Doc Savage, whose real name is Clark Savage, Jr., is a physician, surgeon, scientist, adventurer, inventor, explorer, researcher, and musician
May 27, 2008 9:27 AM   Subscribe

The Man of Bronze. We've already thrilled to his magnificent covers, but pulp hero Doc Savage really existed in text. Therefore, The Groovy Age of Horror has done us the favor of working their way through the books of Doc Savage, providing in-depth reviews. Invaluable if you have ever considered purchasing The Sargasso Ogre or I Died Yesterday, but didn't know if it was worth it.
posted by Astro Zombie (19 comments total) 17 users marked this as a favorite
 
One of these days I plan to read some Doc Savage. Right after, those other hundreds of books in the queue.
posted by khaibit at 9:34 AM on May 27, 2008


Doc Savage was always my favourite hero. I read the first Doc Savage pulp fiction before I read the comic books, I found my dad's old beat up copy when snooping around the house as a kid.
posted by substrate at 9:38 AM on May 27, 2008


Invaluable if you have ever considered purchasing The Sargasso Ogre or I Died Yesterday, but didn't know if it was worth it.

But frustratingly silent on the all-important topic of "The Land of Long Juju."
posted by dersins at 9:56 AM on May 27, 2008


(Great post, btw.)
posted by dersins at 9:56 AM on May 27, 2008


Heh, I've been reading my way through my old Doc Savage collection recently. I brought "the Agate Devils" with me today to read on my commute - don't spoil the ending!

Watching the new Indiana Jones movie made me think that a Doc Savage movie could maybe work, but it would have to be set in the 30s/40s just like the original indy films.
posted by sevenyearlurk at 10:04 AM on May 27, 2008


Best collection of misfit sidekicks EVAH. Also I once found the word clue spelled "cloo" in a Doc Savage book, which is totally awesome.
posted by Artw at 10:31 AM on May 27, 2008


I love Doc Savage stories. If you can get past the "see spot run" level of writing, they're pretty cool. Lots of goofy crap and high action.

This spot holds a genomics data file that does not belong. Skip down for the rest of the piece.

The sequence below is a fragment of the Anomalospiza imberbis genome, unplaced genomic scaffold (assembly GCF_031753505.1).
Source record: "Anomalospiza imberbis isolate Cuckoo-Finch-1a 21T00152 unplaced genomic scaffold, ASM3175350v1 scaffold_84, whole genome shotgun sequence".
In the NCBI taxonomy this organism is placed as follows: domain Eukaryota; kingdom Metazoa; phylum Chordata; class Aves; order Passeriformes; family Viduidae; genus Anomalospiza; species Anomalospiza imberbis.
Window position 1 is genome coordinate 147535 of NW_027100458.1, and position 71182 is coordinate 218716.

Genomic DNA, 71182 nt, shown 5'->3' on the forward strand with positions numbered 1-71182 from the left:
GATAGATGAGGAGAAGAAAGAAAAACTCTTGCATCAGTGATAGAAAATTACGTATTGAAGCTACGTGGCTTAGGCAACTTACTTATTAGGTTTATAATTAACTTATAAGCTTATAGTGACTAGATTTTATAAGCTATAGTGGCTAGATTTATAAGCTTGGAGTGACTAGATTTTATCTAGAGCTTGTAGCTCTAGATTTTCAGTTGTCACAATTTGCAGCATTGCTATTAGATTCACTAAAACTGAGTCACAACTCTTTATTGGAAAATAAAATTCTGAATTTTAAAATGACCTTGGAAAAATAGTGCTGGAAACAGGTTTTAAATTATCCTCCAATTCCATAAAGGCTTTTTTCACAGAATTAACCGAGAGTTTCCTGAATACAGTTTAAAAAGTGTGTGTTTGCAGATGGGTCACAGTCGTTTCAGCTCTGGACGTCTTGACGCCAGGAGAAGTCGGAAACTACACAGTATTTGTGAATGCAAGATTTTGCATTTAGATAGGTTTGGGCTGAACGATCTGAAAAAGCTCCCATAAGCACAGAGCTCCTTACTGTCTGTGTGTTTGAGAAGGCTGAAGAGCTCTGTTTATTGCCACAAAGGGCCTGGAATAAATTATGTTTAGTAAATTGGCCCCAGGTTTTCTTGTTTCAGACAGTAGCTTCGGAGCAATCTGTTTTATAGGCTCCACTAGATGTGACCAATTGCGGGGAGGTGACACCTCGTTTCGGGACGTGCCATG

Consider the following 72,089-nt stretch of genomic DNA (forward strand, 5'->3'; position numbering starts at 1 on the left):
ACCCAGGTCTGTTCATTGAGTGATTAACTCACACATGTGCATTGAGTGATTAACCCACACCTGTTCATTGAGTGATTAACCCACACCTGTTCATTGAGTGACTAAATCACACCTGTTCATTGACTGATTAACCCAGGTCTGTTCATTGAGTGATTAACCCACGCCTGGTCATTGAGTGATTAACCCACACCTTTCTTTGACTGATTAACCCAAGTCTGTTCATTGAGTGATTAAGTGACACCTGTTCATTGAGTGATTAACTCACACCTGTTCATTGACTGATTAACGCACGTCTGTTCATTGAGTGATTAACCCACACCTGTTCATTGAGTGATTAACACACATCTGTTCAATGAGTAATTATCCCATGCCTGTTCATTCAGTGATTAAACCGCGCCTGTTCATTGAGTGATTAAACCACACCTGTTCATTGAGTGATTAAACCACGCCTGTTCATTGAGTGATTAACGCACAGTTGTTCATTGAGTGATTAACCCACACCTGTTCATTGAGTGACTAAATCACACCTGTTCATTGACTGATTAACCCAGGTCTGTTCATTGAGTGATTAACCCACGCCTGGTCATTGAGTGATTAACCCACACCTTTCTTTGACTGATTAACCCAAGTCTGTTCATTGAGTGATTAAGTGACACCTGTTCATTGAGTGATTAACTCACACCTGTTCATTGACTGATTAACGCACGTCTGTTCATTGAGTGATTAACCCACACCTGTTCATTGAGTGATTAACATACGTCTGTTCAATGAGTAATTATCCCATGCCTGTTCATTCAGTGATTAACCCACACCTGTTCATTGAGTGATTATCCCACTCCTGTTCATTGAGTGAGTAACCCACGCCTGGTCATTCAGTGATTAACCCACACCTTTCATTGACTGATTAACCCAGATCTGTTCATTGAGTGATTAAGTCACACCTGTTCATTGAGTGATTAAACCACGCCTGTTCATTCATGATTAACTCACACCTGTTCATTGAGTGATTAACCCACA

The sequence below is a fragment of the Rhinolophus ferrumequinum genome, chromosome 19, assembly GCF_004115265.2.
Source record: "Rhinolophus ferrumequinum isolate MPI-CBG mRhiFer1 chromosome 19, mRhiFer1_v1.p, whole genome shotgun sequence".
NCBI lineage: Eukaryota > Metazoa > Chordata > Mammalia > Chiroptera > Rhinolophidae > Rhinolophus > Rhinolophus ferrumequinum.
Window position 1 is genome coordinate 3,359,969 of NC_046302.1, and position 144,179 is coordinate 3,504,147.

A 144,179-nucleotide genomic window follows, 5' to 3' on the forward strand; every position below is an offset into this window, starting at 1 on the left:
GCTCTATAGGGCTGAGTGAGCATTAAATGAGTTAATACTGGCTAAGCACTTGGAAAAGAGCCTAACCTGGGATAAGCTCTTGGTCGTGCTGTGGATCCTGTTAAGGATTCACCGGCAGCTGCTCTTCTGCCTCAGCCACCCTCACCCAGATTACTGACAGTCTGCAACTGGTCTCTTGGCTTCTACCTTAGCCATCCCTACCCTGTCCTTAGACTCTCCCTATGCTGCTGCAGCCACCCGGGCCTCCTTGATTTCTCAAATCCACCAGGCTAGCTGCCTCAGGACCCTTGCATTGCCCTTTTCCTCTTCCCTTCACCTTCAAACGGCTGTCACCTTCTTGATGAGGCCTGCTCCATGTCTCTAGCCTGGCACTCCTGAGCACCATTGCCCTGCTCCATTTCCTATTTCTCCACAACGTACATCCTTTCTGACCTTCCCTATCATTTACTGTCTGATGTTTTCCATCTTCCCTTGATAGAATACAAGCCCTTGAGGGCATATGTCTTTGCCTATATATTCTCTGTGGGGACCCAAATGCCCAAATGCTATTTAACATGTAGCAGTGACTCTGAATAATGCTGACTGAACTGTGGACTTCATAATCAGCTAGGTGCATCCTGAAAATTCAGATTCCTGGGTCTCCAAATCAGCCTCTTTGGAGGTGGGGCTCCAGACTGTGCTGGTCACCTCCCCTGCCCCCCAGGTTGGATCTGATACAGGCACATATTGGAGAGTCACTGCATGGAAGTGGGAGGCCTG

Point of note: they've (Conde Nast, I believe) re-released many of the stories in a format similar to the old pulps.

These new volumes even contain many (if not all) of the original b/w illustrations. I picked up the Fortress of Solitude at the Borders in downtown Boston when I was there in March. It's pretty good.
posted by C.Batt at 10:37 AM on May 27, 2008


It's not Conde Nast that's doing those reprints (which would be awesome,) but an outfit called Nostalgia Ventures. If CN were doing them, they'd not have the godawful typography on the back that makes the volume look like something you'd pick up at a Stuckey's for $.99.

(I get the reprints as they come out and love the format, otherwise. I just read The Fortress of Solitude and The Devil Genghis a couple of weeks ago.)
posted by beaucoupkevin at 11:25 AM on May 27, 2008


Watching the new Indiana Jones movie made me think that a Doc Savage movie could maybe work, but it would have to be set in the 30s/40s just like the original indy films.

they did make a Doc Savage movie once - it was crapola, with a capital CRAP - and that's how i felt when i saw it as a 10 year old Doc Savage fan - what a waste of a Saturday afternoon
posted by jammy at 11:30 AM on May 27, 2008


I kind of love the cheesy Doc Savage movie, sorry.
posted by Artw at 11:34 AM on May 27, 2008


Back when the ebook site "The Black Mask" existed, I loved downloading The Shadow and Doc Savage in iSilo format and taking them with me on my Palm.

Good times.
posted by willmize at 12:18 PM on May 27, 2008


I like to recommend King Joe Cay, a Doc Savage novel very different from the early, campy works. In it, Doc goes undercover (!) to infiltrate a criminal gang. None of the Fab Five are present, none of the dopey gadgets. Just the World's Smartest Man working his way up the criminal food chain. It's most interesting because it makes Clark Savage, Jr seem believable: resourceful, clever and full of self-deprecating good humor.
posted by SPrintF at 12:44 PM on May 27, 2008


You know what clinched the deal for me when I was first getting to know my now-wife but then-girlfriend? When she invited me over to her place, and on her bookshelf she had a nearly complete set of the Bantam reprints. A girl who has nearly a hundred Doc Savage books on her bookshelf? That's the girl for me!
posted by Lokheed at 1:09 PM on May 27, 2008 [1 favorite]


Artw, don't be sorry. I think I was taking Doc Savage a bit, um, seriously, when I was 10.
posted by jammy at 2:59 PM on May 27, 2008


I kind of love the cheesy Doc Savage movie, sorry.

Best. Fight. Scene. Ever.
posted by beaucoupkevin at 4:59 PM on May 27, 2008


Sumo! Gung Fu! Tai Chichuan! er... jacket fighting! Karate! Bo Jitsu! Fisticuffs! Slow motion jumpy kick!
posted by Artw at 7:04 PM on May 27, 2008


Doc Savage is why I learned as a kid all about the legal principle of Habeas Corpus.

Who said those pulps had no redeeming value?
posted by joelhunt at 11:02 AM on May 28, 2008


This would probably be the thread to mention the redoutable Jess Nevins' Encyclopedia of Pulp Heroes, coming soon from MonkeyBrain Press. Guaranteed to be a concentrated blast of awesome.
posted by zamboni at 10:48 PM on May 30, 2008


Everything you need tomake your own LoEG rip-off? JOY!
posted by Artw at 10:53 PM on May 30, 2008


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